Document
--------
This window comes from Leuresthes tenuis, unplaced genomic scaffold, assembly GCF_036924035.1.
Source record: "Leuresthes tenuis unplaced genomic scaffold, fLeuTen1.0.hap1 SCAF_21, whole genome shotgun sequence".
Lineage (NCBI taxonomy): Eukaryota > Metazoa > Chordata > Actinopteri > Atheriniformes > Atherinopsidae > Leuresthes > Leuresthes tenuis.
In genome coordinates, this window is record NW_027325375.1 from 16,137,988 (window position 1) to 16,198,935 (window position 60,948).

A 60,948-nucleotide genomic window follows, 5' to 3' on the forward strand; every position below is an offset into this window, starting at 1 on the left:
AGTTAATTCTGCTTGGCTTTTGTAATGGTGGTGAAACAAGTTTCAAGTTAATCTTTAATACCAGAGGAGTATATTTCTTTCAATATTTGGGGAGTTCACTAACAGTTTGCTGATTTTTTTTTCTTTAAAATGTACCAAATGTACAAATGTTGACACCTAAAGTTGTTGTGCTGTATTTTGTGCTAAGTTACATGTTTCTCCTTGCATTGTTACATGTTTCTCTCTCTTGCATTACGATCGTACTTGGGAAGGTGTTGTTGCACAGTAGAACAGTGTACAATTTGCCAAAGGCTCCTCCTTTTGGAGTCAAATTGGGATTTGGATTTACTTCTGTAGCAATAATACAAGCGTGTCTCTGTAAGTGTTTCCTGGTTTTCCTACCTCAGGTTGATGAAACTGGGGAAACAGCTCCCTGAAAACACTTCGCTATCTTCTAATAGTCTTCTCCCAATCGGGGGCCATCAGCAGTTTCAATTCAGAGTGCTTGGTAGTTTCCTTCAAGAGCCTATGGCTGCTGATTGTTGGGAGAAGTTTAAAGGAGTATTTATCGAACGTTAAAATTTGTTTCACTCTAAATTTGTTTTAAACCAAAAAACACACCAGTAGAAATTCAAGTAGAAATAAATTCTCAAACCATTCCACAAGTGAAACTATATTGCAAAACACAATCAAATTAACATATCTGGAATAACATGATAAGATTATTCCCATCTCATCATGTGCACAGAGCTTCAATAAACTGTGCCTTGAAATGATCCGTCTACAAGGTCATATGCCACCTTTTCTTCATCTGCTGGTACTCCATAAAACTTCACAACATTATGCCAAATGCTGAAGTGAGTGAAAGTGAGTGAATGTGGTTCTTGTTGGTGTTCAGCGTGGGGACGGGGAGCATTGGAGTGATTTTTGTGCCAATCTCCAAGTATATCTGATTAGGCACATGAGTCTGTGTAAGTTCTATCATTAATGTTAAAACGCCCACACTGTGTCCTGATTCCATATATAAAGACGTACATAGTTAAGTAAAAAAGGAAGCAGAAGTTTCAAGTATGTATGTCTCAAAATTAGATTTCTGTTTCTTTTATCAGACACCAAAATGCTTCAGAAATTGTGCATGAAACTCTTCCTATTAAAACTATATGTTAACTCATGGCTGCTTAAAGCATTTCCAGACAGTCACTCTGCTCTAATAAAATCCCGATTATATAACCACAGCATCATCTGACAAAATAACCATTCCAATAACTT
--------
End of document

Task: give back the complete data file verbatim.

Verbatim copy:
This window comes from Leuresthes tenuis, unplaced genomic scaffold, assembly GCF_036924035.1.
Source record: "Leuresthes tenuis unplaced genomic scaffold, fLeuTen1.0.hap1 SCAF_21, whole genome shotgun sequence".
Lineage (NCBI taxonomy): Eukaryota > Metazoa > Chordata > Actinopteri > Atheriniformes > Atherinopsidae > Leuresthes > Leuresthes tenuis.
In genome coordinates, this window is record NW_027325375.1 from 16,137,988 (window position 1) to 16,198,935 (window position 60,948).

A 60,948-nucleotide genomic window follows, 5' to 3' on the forward strand; every position below is an offset into this window, starting at 1 on the left:
AGTTAATTCTGCTTGGCTTTTGTAATGGTGGTGAAACAAGTTTCAAGTTAATCTTTAATACCAGAGGAGTATATTTCTTTCAATATTTGGGGAGTTCACTAACAGTTTGCTGATTTTTTTTTCTTTAAAATGTACCAAATGTACAAATGTTGACACCTAAAGTTGTTGTGCTGTATTTTGTGCTAAGTTACATGTTTCTCCTTGCATTGTTACATGTTTCTCTCTCTTGCATTACGATCGTACTTGGGAAGGTGTTGTTGCACAGTAGAACAGTGTACAATTTGCCAAAGGCTCCTCCTTTTGGAGTCAAATTGGGATTTGGATTTACTTCTGTAGCAATAATACAAGCGTGTCTCTGTAAGTGTTTCCTGGTTTTCCTACCTCAGGTTGATGAAACTGGGGAAACAGCTCCCTGAAAACACTTCGCTATCTTCTAATAGTCTTCTCCCAATCGGGGGCCATCAGCAGTTTCAATTCAGAGTGCTTGGTAGTTTCCTTCAAGAGCCTATGGCTGCTGATTGTTGGGAGAAGTTTAAAGGAGTATTTATCGAACGTTAAAATTTGTTTCACTCTAAATTTGTTTTAAACCAAAAAACACACCAGTAGAAATTCAAGTAGAAATAAATTCTCAAACCATTCCACAAGTGAAACTATATTGCAAAACACAATCAAATTAACATATCTGGAATAACATGATAAGATTATTCCCATCTCATCATGTGCACAGAGCTTCAATAAACTGTGCCTTGAAATGATCCGTCTACAAGGTCATATGCCACCTTTTCTTCATCTGCTGGTACTCCATAAAACTTCACAACATTATGCCAAATGCTGAAGTGAGTGAAAGTGAGTGAATGTGGTTCTTGTTGGTGTTCAGCGTGGGGACGGGGAGCATTGGAGTGATTTTTGTGCCAATCTCCAAGTATATCTGATTAGGCACATGAGTCTGTGTAAGTTCTATCATTAATGTTAAAACGCCCACACTGTGTCCTGATTCCATATATAAAGACGTACATAGTTAAGTAAAAAAGGAAGCAGAAGTTTCAAGTATGTATGTCTCAAAATTAGATTTCTGTTTCTTTTATCAGACACCAAAATGCTTCAGAAATTGTGCATGAAACTCTTCCTATTAAAACTATATGTTAACTCATGGCTGCTTAAAGCATTTCCAGACAGTCACTCTGCTCTAATAAAATCCCGATTATATAACCACAGCATCATCTGACAAAATAACCATTCCAATAACTT